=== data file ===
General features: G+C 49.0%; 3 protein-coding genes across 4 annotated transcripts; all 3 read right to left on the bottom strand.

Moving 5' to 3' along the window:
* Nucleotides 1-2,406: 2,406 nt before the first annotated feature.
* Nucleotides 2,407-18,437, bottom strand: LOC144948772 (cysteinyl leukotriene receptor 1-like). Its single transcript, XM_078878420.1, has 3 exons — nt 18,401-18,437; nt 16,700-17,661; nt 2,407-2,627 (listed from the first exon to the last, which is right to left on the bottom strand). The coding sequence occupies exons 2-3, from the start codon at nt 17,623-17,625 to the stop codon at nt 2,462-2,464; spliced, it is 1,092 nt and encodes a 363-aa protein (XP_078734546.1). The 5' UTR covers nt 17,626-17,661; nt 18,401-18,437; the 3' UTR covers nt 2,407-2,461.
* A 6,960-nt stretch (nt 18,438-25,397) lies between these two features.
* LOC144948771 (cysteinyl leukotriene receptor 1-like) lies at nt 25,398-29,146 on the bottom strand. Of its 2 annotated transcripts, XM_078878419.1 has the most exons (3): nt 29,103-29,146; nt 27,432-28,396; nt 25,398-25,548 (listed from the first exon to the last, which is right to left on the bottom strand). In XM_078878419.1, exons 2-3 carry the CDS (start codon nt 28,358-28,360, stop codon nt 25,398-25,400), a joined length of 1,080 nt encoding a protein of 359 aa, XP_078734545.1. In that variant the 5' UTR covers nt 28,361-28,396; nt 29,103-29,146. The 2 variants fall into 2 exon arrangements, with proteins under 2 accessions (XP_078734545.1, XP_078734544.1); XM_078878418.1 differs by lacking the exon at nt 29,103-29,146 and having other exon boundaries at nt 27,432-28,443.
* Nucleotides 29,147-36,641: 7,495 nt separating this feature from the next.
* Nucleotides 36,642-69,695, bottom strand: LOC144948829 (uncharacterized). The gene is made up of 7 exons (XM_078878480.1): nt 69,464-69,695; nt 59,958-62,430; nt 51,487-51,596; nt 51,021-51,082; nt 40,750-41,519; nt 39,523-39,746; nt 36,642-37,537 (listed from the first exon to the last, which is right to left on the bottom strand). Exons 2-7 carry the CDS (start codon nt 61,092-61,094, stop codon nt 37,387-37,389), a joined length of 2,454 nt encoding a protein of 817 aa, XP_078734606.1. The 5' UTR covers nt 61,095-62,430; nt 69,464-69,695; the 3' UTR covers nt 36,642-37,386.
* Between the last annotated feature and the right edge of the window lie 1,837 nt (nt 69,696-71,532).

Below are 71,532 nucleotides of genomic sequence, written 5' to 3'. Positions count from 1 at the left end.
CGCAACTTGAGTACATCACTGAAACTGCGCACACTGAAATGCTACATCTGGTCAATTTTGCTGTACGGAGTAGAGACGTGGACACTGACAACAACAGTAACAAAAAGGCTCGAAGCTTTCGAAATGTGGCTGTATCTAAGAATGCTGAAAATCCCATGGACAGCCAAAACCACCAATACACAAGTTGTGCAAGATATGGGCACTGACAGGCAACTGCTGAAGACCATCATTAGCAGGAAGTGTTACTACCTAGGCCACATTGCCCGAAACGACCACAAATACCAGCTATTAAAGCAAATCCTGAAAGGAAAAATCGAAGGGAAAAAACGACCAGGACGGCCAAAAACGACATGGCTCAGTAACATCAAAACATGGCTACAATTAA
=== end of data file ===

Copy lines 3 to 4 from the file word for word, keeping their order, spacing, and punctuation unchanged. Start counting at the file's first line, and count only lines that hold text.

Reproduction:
* Nucleotides 1-2,406: 2,406 nt before the first annotated feature.
* Nucleotides 2,407-18,437, bottom strand: LOC144948772 (cysteinyl leukotriene receptor 1-like). Its single transcript, XM_078878420.1, has 3 exons — nt 18,401-18,437; nt 16,700-17,661; nt 2,407-2,627 (listed from the first exon to the last, which is right to left on the bottom strand). The coding sequence occupies exons 2-3, from the start codon at nt 17,623-17,625 to the stop codon at nt 2,462-2,464; spliced, it is 1,092 nt and encodes a 363-aa protein (XP_078734546.1). The 5' UTR covers nt 17,626-17,661; nt 18,401-18,437; the 3' UTR covers nt 2,407-2,461.